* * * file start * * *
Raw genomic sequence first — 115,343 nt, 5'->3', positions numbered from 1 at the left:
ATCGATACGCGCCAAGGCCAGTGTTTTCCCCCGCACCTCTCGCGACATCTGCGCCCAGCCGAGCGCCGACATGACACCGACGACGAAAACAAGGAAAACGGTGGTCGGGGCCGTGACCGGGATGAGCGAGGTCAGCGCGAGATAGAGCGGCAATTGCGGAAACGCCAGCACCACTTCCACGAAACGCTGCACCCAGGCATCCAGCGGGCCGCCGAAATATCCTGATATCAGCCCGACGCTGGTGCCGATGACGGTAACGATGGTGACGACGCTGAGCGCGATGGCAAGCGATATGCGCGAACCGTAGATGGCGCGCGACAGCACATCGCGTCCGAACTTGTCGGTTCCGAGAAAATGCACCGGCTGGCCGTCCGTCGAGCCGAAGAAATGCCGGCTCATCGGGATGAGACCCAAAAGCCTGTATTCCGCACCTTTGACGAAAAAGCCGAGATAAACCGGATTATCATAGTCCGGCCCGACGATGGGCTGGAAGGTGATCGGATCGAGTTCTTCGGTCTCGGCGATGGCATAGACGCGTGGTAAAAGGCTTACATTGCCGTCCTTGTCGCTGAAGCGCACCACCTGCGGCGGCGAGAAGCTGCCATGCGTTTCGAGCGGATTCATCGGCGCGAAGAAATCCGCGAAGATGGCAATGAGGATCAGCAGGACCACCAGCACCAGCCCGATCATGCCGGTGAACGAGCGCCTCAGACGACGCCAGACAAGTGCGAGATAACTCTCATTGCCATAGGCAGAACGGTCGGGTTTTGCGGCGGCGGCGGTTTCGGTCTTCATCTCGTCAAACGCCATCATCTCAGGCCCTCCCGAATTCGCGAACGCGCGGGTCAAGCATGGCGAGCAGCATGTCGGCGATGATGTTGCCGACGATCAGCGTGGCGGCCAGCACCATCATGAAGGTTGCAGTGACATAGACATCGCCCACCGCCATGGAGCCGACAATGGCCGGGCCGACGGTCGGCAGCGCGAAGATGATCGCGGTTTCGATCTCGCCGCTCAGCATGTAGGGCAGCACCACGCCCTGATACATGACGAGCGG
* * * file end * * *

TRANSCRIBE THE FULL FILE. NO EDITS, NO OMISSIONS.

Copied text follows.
Raw genomic sequence first — 115,343 nt, 5'->3', positions numbered from 1 at the left:
ATCGATACGCGCCAAGGCCAGTGTTTTCCCCCGCACCTCTCGCGACATCTGCGCCCAGCCGAGCGCCGACATGACACCGACGACGAAAACAAGGAAAACGGTGGTCGGGGCCGTGACCGGGATGAGCGAGGTCAGCGCGAGATAGAGCGGCAATTGCGGAAACGCCAGCACCACTTCCACGAAACGCTGCACCCAGGCATCCAGCGGGCCGCCGAAATATCCTGATATCAGCCCGACGCTGGTGCCGATGACGGTAACGATGGTGACGACGCTGAGCGCGATGGCAAGCGATATGCGCGAACCGTAGATGGCGCGCGACAGCACATCGCGTCCGAACTTGTCGGTTCCGAGAAAATGCACCGGCTGGCCGTCCGTCGAGCCGAAGAAATGCCGGCTCATCGGGATGAGACCCAAAAGCCTGTATTCCGCACCTTTGACGAAAAAGCCGAGATAAACCGGATTATCATAGTCCGGCCCGACGATGGGCTGGAAGGTGATCGGATCGAGTTCTTCGGTCTCGGCGATGGCATAGACGCGTGGTAAAAGGCTTACATTGCCGTCCTTGTCGCTGAAGCGCACCACCTGCGGCGGCGAGAAGCTGCCATGCGTTTCGAGCGGATTCATCGGCGCGAAGAAATCCGCGAAGATGGCAATGAGGATCAGCAGGACCACCAGCACCAGCCCGATCATGCCGGTGAACGAGCGCCTCAGACGACGCCAGACAAGTGCGAGATAACTCTCATTGCCATAGGCAGAACGGTCGGGTTTTGCGGCGGCGGCGGTTTCGGTCTTCATCTCGTCAAACGCCATCATCTCAGGCCCTCCCGAATTCGCGAACGCGCGGGTCAAGCATGGCGAGCAGCATGTCGGCGATGATGTTGCCGACGATCAGCGTGGCGGCCAGCACCATCATGAAGGTTGCAGTGACATAGACATCGCCCACCGCCATGGAGCCGACAATGGCCGGGCCGACGGTCGGCAGCGCGAAGATGATCGCGGTTTCGATCTCGCCGCTCAGCATGTAGGGCAGCACCACGCCCTGATACATGACGAGCGG